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A R T I C L E S* &* S P E E C H E S

ENVISIONING EQUALITY

With Kaethe Morris Hoffer

Kaethe Morris Hoffer, a feminist attorney, explores equality, justice, and the complexities of living in a world in which power is abused and gendered.


All Lies Are Not Created Equal
©Kaethe Morris Hoffer, 2004

Does a falsehood only cause harm if the speaker knows he is lying? What if he honestly believes he is speaking the truth? Does the "reasonableness" of his belief matter? Does the subject of his lie-or its consequences-matter?

I believe that all people are, and should be treated as, equals. But I support discrimination between, as well as against, lies. And I'm not just talking about excusing the kinds of lies people tell to avoid insulting each other ("that pie was delicious" "you look marvelous" "no, those pants don't make you look fat"). I'm talking about differentiating between lies even when they are both whoppers, and even when they both involve serious, moral, weighty, issues.

Specifically, I'm thinking about the differences-and the similarities-between the falsehoods told America by President Clinton, and the falsehoods told us by President Bush. Ultimately, I believe it is phenomenally worse to mislead a country about the nature of a threat posed by another sovereign nation, than to mislead a country about the nature of a personal (albeit inappropriate) relationship.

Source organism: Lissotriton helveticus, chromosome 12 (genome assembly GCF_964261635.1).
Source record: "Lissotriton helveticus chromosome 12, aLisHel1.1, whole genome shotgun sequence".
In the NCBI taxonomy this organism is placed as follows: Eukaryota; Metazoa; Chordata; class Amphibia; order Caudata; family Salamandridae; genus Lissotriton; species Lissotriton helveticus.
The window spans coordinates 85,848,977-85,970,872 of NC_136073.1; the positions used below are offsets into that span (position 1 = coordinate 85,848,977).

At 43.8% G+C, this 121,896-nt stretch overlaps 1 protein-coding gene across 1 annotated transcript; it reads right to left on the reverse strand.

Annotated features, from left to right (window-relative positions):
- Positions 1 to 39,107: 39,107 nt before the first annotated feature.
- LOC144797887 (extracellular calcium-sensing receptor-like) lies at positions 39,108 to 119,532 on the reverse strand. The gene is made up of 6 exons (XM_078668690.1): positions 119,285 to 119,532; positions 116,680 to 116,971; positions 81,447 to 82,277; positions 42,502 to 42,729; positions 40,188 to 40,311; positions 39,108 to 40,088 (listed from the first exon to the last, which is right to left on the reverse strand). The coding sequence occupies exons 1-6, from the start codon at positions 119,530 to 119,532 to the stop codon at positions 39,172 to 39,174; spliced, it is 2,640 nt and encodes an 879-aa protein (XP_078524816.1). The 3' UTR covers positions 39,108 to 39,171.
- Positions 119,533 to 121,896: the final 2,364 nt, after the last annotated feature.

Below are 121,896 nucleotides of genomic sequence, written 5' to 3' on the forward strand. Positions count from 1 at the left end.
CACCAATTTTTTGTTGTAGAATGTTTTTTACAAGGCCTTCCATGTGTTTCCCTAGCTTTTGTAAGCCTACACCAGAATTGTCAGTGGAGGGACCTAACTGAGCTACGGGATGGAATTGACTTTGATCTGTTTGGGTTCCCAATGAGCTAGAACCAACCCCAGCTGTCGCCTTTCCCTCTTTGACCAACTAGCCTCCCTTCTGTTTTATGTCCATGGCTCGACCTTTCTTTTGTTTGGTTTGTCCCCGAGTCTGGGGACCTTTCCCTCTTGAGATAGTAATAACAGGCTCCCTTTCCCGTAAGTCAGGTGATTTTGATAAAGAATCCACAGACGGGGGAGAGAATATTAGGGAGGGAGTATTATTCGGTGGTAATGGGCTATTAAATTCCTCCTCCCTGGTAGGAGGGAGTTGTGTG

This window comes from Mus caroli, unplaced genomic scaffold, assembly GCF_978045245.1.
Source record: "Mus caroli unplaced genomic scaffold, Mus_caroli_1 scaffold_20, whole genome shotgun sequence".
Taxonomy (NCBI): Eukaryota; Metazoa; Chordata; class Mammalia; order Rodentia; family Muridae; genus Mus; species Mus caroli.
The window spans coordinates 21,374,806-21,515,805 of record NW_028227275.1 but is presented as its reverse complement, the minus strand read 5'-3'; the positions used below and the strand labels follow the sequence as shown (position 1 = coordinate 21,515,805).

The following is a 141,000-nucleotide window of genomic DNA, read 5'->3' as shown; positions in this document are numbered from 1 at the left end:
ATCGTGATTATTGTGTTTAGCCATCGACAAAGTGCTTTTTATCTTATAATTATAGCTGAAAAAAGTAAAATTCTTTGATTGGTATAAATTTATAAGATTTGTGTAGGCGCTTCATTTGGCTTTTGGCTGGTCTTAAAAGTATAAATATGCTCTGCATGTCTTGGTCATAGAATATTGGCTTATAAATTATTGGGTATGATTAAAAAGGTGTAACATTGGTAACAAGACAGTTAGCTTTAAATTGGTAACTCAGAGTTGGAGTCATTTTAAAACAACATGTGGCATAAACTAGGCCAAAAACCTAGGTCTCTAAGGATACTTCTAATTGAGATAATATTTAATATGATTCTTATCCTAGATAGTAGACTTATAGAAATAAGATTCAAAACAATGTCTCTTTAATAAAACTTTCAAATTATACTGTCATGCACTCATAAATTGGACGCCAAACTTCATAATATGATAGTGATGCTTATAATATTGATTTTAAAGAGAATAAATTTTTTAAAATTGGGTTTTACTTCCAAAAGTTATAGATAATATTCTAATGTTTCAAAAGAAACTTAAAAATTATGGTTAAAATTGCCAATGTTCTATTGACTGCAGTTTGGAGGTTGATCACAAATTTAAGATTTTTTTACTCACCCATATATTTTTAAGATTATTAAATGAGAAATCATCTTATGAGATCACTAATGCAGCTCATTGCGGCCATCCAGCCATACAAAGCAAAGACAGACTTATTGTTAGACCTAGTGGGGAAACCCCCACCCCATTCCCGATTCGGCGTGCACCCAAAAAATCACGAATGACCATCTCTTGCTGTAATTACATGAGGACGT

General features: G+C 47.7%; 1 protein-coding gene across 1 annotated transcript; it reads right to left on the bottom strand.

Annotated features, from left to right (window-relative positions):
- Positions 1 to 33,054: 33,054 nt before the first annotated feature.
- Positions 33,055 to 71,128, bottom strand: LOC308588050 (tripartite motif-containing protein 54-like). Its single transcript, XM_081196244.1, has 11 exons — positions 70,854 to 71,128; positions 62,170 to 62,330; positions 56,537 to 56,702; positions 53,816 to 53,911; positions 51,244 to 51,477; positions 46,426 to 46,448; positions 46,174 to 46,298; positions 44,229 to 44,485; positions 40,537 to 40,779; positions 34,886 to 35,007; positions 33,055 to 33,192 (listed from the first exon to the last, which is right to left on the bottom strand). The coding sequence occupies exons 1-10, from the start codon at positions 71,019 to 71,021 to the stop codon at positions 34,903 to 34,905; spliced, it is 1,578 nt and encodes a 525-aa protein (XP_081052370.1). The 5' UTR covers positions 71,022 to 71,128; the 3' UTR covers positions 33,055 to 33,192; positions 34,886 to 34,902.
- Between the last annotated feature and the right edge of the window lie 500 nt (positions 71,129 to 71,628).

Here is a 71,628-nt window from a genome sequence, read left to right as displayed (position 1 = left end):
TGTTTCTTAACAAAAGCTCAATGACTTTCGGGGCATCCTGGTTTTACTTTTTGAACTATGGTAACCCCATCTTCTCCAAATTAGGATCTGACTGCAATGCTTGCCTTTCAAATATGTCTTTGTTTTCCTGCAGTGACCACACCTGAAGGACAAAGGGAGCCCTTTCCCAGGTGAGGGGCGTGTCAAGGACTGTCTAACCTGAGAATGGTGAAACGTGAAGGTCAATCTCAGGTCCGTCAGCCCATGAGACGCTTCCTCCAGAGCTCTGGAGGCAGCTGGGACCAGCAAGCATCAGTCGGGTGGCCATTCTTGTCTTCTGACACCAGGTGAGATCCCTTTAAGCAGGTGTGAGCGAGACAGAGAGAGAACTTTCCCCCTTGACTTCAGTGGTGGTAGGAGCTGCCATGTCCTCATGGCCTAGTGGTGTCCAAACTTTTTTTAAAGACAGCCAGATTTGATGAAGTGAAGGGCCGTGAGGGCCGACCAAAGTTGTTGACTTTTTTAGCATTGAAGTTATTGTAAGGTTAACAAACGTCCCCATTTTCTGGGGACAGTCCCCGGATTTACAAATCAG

When President Clinton first denied having sex with Monica Lewinsky, he may have believed he was telling the truth, because he thought "sex" didn't describe what he did with her. According to recent research, the definition of sex he employed is common among young people in our country, many of who do not count oral intercourse as "sex." However tortured-or adolescent-his analysis, the story he told his family and the American public was false, and his presidency barely survived impeachment hearings in Congress. President Clinton was caught in a great big ugly lie, and the outrage it inspired nearly toppled his administration.

Like most people, I am troubled by adultery, as well as by relationships between superiors and subordinates in job settings. And like most Americans, I was tremendously upset by the President's affair with a woman barely older than his daughter. When the allegations about the Lewinsky affair first surfaced, the word "outrage" barely described my reaction. But beyond the "offense" he caused with his undeniably gross behavior, I'm not sure that he really harmed anyone beyond his wife, his daughter, and his intern.

In contrast to President Clinton, who uttered falsehoods about his private life, President Bush employed falsehoods to justify making war in Iraq. Now, I am not denying that Saddam Hussein was a cruel leader, a corrupt official, and a downright bad man. But there are many corrupt, cruel, bad men leading nations all over the globe, and President Bush never suggested that this was enough reason to preemptively engage in war. Rather, he repeatedly told us that Iraq was this/close to controlling weapons of mass destruction, he repeatedly asserted that Iraq was this/close to al Qaeda, and he continually argued that invading Iraq was a critical and necessary step in responding to the terrorist war that struck our shores on September 11, 2001.